Gary Gutting, THE NEW YORK TIMES
(The New York Times)—This is the 10th in a series of interviews about religion that I am conducting for The Stone. The interviewee for this installment is Keith DeRose, a professor of philosophy at Yale University and the author of “The Case for Contextualism: Knowledge, Skepticism, and Context.”
Gary Gutting: You’ve made the following statement: “Since atheists’ only real hope of knowing that God doesn’t exist would be through some kind of philosophical argument (perhaps some argument from evil), their knowing that God doesn’t exist doesn’t seem to me a very serious possibility.”
I think many atheists would object that it’s wrong to require them to have an argument showing that God doesn’t exist. They’d claim their atheism is justified simply because there are no good arguments in favor of theism. After all, it’s theists who are making an extraordinary claim. Isn’t the lack of evidence for the claim that God exists sufficient grounds for denying it?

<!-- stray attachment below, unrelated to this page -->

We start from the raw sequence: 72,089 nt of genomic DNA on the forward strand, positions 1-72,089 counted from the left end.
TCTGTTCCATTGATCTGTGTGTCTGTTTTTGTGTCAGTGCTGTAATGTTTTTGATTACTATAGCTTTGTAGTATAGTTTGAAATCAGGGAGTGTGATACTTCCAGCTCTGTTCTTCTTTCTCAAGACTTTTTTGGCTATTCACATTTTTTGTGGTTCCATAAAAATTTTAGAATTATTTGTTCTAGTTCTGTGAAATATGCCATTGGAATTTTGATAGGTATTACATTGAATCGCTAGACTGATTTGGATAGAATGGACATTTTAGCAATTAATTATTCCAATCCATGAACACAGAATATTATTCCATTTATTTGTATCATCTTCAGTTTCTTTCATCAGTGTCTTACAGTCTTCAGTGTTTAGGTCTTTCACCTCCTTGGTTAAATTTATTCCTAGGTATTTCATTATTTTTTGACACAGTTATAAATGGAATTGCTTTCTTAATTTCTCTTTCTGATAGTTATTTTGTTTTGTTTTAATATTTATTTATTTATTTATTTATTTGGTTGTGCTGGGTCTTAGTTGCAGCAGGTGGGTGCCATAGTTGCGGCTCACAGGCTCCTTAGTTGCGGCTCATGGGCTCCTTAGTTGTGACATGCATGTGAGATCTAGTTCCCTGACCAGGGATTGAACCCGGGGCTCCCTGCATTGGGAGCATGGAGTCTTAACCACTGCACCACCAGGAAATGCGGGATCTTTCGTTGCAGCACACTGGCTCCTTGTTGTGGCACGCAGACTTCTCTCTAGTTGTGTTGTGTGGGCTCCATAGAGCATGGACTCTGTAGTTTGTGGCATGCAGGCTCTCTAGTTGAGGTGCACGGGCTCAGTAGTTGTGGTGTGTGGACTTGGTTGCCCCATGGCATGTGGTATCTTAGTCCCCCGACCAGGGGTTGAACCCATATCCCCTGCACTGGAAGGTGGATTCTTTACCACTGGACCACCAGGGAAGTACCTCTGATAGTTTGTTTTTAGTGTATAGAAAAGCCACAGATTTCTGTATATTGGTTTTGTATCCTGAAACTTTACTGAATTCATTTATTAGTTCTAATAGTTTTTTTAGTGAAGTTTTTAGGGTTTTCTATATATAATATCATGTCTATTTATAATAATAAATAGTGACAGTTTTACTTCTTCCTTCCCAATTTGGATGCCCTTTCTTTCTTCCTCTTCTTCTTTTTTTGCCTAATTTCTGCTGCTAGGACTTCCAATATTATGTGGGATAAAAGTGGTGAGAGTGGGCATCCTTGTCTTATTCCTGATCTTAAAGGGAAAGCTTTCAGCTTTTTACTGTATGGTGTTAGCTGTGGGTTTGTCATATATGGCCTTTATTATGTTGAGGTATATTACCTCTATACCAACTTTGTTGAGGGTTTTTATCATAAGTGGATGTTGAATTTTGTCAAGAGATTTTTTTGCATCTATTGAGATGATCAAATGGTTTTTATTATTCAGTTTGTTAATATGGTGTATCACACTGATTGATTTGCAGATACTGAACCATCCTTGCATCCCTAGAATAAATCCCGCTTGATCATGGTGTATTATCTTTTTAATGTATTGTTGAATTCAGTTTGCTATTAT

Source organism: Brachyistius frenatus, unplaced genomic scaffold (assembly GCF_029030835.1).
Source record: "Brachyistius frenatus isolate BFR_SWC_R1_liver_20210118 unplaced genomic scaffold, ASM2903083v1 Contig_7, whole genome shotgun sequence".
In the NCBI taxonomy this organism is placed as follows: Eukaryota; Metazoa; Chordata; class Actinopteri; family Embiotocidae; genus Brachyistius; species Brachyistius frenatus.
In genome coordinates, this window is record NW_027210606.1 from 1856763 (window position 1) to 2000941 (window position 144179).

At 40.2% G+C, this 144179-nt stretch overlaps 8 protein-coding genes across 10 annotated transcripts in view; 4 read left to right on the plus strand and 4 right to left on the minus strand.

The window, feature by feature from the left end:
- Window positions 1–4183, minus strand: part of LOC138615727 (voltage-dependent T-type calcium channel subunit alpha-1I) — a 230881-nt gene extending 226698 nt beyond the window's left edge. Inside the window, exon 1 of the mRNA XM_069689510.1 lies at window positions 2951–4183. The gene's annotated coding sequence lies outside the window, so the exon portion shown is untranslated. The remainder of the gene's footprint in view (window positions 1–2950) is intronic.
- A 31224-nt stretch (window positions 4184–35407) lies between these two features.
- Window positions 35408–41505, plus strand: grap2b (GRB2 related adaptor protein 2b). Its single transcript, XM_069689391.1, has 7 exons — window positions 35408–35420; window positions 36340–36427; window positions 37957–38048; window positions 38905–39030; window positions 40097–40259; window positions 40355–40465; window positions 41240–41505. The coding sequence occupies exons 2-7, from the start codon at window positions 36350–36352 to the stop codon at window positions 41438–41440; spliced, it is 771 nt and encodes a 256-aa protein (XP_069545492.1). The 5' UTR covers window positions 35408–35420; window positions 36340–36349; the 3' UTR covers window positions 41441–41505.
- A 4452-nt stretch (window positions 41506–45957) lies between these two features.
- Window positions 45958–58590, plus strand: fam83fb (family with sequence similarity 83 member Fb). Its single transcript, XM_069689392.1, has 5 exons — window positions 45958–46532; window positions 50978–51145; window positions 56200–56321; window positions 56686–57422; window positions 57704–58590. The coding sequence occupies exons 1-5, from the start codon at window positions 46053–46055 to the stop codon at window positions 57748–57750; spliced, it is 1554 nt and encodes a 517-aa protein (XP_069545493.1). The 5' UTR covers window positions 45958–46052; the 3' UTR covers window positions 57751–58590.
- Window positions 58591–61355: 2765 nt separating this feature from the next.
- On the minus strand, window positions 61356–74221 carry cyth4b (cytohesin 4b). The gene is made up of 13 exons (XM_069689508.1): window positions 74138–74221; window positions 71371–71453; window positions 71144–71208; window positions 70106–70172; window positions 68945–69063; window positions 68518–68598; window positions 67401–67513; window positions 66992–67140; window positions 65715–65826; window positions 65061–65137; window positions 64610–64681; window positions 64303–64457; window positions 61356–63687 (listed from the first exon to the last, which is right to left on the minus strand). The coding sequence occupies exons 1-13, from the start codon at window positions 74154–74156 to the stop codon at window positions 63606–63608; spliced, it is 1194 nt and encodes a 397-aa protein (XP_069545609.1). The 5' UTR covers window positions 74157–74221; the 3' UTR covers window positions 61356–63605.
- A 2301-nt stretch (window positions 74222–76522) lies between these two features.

Keith DeRose: I think you can sometimes rightly claim to know that something doesn’t exist even if you don’t have a good argument for your claim. This is the situation with the currently infamous Flying Spaghetti Monster: We all find it bizarre and literally unbelievable and so reject its existence without any argument.